The guy in town is happy that we are building Shanti Uganda. He sells more nails. The men from the village are happy that Shanti is being built. They have jobs and new skills. The women are happy that Shanti is being built. They will have safe empowered births. Sam the neighbour is happy Shanti is being built. The price of property in the area has gone up.
The entire community is fully stoked and supportive of the project. And for me, its so tangible. There in that building are all of the Tula Karma classes, all of the calendars, all of the birthday bags of cement…and we haven’t even been to the school site yet.
We have accomplished the most amazing things. All of us. With all of you. Together.
Highlights were stomping in “mud” (debate rages on as to what the mud consisted of), ride on the boda boda with Heather (motorcycle, well, dirtbike-ish), making sculpture on the wall of the birth house with mud, and Seane teaching the men at the site yoga.
We had a traditional lunch and dinnner…enthusiasm was waning slightly by this point for matoke and the g-nut sauce.
The night finished with a spectacular sunset, and a starry night like only Africa can deliver.
At 32 years old, I did not arrive in Uganda a girl but I feel like I am leaving a woman.
I had dinner at a womans house named Bubeera last night. She lived in a 6′×8′ room with her 10 year old daughter. (her 3 sons hours away with their grandmother). We sat on the floor and ate by lantern light/cell phone flashlight.
She is HIV+. She is alone and raising her child. She is very very lucky.
Bubeera was chosen out of 600 applicants to be part of Shanti Uganda’s www.shantiuganda.org <http://www.shantiuganda.org> income generating group. They make jewellery out of paper beads which they also make. This group brought 26 women together chosen for their dire circumstances (to qualify you have to be HIV+, widowed or raising children/grandchildren on your own) and they are taught how to make the jewellery, run a business, and manage money. They have a self elected leader and full control over all of their profits. The money they make is used to pay for their homes, send their children/grandchildren to school and to buy better more nutritious food. Better food improves their health which makes it easier to deal with HIV.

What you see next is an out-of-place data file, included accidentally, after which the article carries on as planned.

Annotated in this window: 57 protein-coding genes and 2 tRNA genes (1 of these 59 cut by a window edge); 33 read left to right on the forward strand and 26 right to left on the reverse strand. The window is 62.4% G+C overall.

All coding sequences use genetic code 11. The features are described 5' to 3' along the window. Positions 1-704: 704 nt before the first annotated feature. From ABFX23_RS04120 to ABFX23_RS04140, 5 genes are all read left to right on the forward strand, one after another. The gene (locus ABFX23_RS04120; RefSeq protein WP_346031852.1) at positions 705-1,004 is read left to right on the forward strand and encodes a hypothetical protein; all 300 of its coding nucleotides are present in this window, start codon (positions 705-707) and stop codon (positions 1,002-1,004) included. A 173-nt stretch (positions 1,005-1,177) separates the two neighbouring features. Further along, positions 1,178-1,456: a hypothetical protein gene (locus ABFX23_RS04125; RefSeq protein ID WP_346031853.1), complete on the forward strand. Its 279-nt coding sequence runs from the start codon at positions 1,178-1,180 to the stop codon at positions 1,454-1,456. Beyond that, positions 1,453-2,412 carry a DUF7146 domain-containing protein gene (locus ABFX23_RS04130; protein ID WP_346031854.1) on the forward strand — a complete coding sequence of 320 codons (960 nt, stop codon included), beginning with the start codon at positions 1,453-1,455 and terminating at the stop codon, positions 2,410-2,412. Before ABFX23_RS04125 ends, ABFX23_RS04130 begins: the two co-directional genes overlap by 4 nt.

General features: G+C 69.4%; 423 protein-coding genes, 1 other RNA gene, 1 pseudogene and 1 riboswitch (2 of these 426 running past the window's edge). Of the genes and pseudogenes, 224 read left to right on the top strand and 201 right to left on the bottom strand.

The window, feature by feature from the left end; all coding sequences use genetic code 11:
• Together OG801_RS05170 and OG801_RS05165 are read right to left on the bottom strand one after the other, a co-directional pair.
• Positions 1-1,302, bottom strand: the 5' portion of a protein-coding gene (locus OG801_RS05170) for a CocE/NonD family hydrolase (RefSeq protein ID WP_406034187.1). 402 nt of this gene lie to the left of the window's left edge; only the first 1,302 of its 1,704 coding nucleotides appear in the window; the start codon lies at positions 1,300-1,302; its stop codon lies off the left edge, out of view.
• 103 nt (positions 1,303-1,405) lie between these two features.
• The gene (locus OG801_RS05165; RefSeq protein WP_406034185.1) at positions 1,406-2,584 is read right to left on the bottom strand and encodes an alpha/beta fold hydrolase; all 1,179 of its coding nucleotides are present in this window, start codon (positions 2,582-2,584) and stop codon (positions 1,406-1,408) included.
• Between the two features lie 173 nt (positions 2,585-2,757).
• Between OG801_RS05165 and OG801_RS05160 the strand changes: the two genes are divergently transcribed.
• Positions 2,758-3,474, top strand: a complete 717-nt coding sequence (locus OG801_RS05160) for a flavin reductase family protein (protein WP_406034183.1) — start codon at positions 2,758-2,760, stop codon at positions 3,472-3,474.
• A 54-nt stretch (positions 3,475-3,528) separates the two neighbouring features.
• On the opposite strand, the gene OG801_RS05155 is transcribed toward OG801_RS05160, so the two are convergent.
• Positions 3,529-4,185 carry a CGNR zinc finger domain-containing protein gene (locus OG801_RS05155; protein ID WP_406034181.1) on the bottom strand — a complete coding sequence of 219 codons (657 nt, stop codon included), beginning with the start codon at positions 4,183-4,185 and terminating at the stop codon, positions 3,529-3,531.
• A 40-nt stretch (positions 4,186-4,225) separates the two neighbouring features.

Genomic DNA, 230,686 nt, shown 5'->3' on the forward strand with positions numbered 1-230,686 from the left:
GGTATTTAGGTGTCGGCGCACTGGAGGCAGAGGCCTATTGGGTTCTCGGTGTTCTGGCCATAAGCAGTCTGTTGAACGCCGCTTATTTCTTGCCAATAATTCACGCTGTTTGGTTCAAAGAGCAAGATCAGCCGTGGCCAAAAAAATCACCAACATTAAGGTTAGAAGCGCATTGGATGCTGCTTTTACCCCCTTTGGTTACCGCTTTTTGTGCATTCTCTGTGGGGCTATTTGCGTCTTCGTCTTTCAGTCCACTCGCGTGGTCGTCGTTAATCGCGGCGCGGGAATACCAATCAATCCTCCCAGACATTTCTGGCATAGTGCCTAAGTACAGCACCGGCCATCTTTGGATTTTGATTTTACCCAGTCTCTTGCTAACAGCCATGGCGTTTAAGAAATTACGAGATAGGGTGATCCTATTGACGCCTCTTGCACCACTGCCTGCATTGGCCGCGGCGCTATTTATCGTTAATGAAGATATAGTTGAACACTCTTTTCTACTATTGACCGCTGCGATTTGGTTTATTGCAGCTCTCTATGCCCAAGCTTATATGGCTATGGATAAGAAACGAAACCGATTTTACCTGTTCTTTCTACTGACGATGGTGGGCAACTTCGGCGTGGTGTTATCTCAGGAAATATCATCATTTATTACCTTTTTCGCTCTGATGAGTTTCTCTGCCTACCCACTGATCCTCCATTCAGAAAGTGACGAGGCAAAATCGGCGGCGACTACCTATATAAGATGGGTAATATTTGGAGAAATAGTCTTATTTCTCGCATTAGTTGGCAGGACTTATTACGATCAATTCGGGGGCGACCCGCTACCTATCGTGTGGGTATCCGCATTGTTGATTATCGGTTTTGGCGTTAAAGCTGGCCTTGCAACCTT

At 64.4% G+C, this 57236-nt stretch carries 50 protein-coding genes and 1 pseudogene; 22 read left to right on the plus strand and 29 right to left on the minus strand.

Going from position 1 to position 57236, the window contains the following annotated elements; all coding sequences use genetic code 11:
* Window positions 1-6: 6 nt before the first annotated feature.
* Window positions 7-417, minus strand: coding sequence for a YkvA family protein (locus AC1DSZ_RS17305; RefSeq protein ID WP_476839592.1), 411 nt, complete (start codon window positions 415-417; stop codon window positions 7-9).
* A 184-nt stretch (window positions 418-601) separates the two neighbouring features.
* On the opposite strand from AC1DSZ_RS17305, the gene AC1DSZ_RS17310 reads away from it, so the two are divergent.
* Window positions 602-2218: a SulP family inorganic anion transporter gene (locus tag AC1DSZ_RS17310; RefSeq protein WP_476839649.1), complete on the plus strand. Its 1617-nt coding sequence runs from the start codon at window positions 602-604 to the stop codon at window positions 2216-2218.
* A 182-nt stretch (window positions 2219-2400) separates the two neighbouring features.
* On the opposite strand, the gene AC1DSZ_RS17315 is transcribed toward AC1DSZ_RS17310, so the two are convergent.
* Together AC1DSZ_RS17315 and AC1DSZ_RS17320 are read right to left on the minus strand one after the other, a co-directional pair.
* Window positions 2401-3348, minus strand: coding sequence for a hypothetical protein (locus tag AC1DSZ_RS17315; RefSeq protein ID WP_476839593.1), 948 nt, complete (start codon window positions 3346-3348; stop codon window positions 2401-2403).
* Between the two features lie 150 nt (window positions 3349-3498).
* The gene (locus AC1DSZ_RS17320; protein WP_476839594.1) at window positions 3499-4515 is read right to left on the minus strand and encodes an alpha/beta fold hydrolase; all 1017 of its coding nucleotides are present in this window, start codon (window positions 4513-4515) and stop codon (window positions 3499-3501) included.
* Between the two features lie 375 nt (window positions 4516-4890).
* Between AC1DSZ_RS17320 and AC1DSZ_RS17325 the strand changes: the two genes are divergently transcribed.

So, Bubeera is lucky. Lucky that she now has some control of her life. Lucky that she now has some choices. Her daughter is lucky too…as now she has a chance at going to school. Pardon my over simplification but education is the key to poverty.
They say you educate a woman and you educate a village/nation. I think you give a girl access to education and you give a girl access to choice.
Connection and Gratitude
After visiting the clinic, we spent the next 2 days at the construction site of the new birthing center, the very center each our donors contributed to when they donated to this project! It was very exciting to participate in building the center and to know that these women were going to have a beautiful place to go with plenty of clean water, brand new supplies, proper medicine and a comfortable place to rest while they are in labor and after they give birth. We learned how to make bricks and lay them. It was extremely hard work. They don’t have equipment like we do at home…everything is done the HARD WAY. My most touching moment at this sight was witnessing a 90 year old woman show up to hoe the garden. She didn’t speak any English but she came and sat down next to me, placed her hand in mine, and spoke to me. I learned that she had fallen down and hurt her leg. Her knee was swollen. She walked all the way from her home to the site and back every Wednesday to participate in this project. To put things in perspective, I was tired after working there for 2 hours and we were able to take a bus back to the hotel. This woman walked all the way back to her home with a hurt leg and in the intense heat after she worked all day. I was beside myself. I couldn’t help but to break down in tears. It has taken me 3 full days to move past that moment. Experiences like this challenge you on every level. They bring forward emotions like gratitude, joy, sorrow, grief, hope, shame, guilt, and so so so much love. I was absolutely humbled…and so thankful to have shared that time with her.